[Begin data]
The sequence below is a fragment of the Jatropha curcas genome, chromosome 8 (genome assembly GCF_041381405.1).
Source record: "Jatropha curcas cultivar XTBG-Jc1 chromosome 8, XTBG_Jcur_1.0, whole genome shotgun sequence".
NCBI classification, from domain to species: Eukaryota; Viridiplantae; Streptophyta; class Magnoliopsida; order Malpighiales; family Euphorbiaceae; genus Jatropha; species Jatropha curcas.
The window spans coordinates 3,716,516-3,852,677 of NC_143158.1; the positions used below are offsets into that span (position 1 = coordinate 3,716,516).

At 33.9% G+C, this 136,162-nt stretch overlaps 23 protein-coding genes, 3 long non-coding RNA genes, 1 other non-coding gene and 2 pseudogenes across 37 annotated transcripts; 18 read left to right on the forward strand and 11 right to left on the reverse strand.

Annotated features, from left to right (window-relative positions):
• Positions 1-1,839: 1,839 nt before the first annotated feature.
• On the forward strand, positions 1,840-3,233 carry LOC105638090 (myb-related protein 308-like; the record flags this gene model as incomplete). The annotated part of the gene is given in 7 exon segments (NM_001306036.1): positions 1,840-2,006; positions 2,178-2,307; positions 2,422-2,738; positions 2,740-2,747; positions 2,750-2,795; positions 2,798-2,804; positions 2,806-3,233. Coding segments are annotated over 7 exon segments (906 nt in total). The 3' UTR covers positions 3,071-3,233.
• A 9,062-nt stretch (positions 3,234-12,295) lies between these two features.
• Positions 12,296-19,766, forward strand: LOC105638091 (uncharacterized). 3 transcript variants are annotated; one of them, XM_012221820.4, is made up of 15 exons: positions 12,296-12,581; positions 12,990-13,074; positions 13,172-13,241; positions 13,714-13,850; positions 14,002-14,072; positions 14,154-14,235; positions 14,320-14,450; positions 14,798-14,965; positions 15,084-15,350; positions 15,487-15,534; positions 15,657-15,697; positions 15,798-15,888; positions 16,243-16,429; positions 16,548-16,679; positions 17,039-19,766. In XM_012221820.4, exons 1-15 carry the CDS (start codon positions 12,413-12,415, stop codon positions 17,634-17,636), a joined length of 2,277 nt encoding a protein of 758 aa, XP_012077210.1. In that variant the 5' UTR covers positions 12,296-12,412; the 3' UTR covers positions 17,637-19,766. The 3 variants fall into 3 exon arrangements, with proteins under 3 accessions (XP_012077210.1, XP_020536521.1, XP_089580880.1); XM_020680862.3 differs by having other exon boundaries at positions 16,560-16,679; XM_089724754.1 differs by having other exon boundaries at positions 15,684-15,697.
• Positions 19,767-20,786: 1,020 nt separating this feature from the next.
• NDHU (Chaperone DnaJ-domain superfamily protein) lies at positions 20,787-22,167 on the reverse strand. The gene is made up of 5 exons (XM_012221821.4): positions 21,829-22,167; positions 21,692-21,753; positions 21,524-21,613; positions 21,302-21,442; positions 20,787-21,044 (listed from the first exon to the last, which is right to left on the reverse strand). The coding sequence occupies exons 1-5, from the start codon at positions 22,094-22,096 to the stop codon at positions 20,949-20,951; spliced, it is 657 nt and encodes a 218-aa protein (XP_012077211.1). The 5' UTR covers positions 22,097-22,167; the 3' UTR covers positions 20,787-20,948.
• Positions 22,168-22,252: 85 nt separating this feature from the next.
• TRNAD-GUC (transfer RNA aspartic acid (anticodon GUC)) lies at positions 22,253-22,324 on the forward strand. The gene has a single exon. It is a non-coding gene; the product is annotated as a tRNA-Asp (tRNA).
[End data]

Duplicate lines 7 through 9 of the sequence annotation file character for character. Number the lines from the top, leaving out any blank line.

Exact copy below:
• Positions 1-1,839: 1,839 nt before the first annotated feature.
• On the forward strand, positions 1,840-3,233 carry LOC105638090 (myb-related protein 308-like; the record flags this gene model as incomplete). The annotated part of the gene is given in 7 exon segments (NM_001306036.1): positions 1,840-2,006; positions 2,178-2,307; positions 2,422-2,738; positions 2,740-2,747; positions 2,750-2,795; positions 2,798-2,804; positions 2,806-3,233. Coding segments are annotated over 7 exon segments (906 nt in total). The 3' UTR covers positions 3,071-3,233.
• A 9,062-nt stretch (positions 3,234-12,295) lies between these two features.